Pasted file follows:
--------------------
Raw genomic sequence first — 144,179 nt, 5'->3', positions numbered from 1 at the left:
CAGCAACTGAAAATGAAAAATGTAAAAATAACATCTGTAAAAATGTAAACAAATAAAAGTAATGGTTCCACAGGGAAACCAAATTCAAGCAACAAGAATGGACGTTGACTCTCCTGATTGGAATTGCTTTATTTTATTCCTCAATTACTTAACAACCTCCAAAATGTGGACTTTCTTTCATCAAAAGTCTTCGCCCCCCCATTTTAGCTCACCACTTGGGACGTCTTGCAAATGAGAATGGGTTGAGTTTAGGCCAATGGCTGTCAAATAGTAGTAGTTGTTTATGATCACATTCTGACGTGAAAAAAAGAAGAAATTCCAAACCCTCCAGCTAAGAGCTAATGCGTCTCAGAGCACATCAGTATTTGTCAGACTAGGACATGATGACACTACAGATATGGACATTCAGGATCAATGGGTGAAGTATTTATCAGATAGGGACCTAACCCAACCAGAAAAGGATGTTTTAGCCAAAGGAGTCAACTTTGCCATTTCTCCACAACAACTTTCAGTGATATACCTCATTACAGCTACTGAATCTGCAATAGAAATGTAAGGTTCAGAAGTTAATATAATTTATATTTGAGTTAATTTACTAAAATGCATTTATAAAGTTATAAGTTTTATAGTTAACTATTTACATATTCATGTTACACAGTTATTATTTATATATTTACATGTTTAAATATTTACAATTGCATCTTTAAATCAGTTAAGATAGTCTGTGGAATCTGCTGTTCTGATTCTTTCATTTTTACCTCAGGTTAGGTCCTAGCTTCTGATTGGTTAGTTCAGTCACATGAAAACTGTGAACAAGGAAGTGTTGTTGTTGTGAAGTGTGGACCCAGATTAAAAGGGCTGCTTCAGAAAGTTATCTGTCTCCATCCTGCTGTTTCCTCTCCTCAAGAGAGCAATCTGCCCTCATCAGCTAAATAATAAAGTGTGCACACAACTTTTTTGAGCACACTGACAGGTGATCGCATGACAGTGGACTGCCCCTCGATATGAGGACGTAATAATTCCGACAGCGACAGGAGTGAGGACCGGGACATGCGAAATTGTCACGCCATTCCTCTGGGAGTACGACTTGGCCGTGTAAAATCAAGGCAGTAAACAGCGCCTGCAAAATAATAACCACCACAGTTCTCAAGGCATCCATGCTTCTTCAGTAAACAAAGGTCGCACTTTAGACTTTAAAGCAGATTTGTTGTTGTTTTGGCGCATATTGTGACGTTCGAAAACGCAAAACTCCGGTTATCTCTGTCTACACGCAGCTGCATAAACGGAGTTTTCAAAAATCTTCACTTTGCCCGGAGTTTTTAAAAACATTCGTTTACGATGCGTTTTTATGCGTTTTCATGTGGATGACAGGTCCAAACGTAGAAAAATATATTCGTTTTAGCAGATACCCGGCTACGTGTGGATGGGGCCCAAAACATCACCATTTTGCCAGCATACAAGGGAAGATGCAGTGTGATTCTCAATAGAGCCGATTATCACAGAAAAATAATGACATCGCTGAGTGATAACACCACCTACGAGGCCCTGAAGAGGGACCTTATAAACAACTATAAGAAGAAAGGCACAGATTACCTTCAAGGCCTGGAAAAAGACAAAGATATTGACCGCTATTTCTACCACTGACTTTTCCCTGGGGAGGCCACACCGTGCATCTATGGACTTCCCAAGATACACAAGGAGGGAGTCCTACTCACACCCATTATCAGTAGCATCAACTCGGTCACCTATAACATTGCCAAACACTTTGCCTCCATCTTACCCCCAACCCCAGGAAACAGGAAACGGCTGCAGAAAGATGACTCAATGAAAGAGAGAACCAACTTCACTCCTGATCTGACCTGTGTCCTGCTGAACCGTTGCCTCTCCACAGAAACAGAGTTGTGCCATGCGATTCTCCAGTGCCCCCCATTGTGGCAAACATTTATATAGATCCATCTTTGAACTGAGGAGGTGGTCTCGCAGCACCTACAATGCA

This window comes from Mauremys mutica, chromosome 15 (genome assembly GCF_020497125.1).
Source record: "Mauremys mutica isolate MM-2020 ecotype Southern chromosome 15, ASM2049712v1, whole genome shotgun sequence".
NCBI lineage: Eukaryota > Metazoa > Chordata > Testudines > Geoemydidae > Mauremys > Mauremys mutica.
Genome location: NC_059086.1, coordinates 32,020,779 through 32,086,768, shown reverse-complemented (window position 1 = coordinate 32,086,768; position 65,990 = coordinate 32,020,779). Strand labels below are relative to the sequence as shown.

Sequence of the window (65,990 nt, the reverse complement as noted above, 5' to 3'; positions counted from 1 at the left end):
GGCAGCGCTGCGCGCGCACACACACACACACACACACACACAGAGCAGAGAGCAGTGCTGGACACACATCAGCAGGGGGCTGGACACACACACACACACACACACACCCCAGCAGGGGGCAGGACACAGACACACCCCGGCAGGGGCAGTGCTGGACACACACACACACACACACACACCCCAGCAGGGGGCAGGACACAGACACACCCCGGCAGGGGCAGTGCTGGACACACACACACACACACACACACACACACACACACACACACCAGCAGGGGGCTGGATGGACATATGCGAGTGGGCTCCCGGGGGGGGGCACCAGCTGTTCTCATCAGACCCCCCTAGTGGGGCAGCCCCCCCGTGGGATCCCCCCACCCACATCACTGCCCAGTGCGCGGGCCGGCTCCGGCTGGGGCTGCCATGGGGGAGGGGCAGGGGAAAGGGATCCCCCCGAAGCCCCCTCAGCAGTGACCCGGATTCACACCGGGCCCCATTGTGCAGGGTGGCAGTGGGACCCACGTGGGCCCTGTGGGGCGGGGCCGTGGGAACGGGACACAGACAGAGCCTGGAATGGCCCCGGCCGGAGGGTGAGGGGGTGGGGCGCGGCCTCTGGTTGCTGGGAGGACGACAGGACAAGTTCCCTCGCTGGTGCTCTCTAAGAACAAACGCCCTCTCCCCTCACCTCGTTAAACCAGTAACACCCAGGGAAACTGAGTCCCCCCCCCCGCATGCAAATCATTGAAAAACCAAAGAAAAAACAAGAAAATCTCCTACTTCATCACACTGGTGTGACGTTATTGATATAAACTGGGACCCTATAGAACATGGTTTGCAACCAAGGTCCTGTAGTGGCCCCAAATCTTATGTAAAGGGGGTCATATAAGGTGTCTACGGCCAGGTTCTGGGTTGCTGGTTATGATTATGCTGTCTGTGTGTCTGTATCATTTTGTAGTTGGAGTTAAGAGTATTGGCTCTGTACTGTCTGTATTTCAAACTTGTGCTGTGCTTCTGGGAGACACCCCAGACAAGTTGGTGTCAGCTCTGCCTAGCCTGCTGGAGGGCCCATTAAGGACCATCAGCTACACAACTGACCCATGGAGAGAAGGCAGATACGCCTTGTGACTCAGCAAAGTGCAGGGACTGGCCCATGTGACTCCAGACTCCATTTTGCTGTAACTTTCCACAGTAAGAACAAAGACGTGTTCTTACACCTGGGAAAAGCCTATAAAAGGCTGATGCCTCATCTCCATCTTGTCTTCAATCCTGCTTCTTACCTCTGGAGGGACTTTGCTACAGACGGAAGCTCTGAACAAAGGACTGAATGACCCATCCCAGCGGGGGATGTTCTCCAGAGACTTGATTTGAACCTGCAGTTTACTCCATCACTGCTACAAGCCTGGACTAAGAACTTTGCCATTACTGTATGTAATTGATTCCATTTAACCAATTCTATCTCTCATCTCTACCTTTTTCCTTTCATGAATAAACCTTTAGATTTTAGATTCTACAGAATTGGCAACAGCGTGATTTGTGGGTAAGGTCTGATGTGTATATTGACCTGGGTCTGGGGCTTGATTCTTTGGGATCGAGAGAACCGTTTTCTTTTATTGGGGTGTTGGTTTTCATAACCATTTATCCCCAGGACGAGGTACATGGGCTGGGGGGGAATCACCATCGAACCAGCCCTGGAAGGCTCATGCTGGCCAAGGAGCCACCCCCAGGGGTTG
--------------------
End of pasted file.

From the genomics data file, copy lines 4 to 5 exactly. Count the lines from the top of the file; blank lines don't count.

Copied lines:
Source record: "Mauremys mutica isolate MM-2020 ecotype Southern chromosome 15, ASM2049712v1, whole genome shotgun sequence".
NCBI lineage: Eukaryota > Metazoa > Chordata > Testudines > Geoemydidae > Mauremys > Mauremys mutica.